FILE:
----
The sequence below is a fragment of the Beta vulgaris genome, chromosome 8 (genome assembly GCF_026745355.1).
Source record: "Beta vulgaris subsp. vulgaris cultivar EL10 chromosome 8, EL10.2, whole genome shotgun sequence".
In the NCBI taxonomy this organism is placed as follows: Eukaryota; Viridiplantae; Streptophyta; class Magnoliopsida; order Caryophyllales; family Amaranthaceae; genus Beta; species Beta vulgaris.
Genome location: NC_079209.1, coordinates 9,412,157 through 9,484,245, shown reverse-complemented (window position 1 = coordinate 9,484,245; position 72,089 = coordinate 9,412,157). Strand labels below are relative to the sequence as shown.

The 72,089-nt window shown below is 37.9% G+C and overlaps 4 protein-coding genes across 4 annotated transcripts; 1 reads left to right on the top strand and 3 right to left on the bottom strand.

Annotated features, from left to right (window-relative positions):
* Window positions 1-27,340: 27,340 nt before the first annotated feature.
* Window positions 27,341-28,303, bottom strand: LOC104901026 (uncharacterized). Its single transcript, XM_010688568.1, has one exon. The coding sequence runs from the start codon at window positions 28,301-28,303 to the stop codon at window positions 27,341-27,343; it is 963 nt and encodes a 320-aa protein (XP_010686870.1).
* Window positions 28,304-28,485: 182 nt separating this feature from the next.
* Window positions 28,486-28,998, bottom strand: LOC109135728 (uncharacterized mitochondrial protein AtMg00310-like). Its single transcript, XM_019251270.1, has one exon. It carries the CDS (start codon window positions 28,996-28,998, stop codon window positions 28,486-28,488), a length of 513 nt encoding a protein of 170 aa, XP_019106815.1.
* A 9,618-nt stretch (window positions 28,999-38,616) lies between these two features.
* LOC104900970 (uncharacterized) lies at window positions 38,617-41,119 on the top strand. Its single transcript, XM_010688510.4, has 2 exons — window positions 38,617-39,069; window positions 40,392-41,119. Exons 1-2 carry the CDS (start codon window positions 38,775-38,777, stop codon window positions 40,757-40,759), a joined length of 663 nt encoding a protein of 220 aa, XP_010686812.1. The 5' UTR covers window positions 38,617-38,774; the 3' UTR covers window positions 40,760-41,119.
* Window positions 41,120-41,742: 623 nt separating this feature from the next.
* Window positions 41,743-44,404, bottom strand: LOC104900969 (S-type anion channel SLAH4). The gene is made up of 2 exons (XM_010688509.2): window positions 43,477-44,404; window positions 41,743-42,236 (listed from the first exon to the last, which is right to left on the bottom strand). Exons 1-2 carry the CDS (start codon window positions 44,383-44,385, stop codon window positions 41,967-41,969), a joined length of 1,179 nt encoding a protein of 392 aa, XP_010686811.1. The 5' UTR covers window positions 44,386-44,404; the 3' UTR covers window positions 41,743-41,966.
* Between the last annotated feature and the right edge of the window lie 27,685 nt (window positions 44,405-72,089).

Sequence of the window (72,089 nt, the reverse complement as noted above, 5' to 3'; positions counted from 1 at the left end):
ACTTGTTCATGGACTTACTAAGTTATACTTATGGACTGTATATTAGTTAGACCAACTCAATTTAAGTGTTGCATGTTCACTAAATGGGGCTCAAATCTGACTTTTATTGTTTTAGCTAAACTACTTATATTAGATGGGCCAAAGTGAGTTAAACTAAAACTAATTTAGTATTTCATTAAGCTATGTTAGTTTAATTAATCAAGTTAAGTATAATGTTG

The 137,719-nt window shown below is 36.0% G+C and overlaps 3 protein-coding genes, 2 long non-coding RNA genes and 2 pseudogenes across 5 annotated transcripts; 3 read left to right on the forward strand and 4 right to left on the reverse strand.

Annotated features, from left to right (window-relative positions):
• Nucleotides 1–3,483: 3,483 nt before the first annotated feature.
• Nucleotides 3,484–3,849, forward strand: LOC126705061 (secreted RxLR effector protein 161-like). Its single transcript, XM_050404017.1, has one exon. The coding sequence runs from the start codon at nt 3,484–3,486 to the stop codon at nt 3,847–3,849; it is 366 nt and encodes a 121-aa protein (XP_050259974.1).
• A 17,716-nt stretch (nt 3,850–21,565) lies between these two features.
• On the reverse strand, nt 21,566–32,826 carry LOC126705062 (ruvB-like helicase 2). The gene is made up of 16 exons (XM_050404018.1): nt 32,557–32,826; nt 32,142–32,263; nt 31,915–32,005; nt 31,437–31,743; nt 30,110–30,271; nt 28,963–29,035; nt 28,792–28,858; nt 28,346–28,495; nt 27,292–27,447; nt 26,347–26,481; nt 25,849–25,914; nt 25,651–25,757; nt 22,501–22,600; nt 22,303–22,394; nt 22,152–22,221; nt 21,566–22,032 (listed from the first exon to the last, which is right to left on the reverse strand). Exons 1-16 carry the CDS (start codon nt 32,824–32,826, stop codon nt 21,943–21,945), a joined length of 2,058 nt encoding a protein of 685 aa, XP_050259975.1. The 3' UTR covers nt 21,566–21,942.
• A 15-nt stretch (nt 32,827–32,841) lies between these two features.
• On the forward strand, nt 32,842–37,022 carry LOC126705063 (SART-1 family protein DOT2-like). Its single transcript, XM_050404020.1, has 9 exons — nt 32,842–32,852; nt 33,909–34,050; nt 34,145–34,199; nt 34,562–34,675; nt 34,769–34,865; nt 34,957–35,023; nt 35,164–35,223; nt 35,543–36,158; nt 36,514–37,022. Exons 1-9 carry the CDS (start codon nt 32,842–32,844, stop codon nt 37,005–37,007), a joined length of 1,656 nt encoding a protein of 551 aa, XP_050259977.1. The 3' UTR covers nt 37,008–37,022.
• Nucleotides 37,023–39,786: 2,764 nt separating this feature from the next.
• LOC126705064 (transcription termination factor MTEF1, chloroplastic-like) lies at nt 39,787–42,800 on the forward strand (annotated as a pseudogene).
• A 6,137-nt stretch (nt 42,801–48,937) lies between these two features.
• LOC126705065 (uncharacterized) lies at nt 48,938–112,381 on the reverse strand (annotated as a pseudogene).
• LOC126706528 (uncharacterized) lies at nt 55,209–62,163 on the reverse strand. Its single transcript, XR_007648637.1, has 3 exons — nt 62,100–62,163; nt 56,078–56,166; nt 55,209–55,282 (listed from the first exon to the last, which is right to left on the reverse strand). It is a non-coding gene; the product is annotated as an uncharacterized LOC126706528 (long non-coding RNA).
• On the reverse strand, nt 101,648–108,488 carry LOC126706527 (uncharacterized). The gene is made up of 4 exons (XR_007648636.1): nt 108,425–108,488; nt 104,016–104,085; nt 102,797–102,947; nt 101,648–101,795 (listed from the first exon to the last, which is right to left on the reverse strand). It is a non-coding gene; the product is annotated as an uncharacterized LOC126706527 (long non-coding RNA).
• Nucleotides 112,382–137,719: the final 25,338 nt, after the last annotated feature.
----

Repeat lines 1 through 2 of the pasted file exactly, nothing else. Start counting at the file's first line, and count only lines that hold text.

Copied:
The sequence below is a fragment of the Beta vulgaris genome, chromosome 8 (genome assembly GCF_026745355.1).
Source record: "Beta vulgaris subsp. vulgaris cultivar EL10 chromosome 8, EL10.2, whole genome shotgun sequence".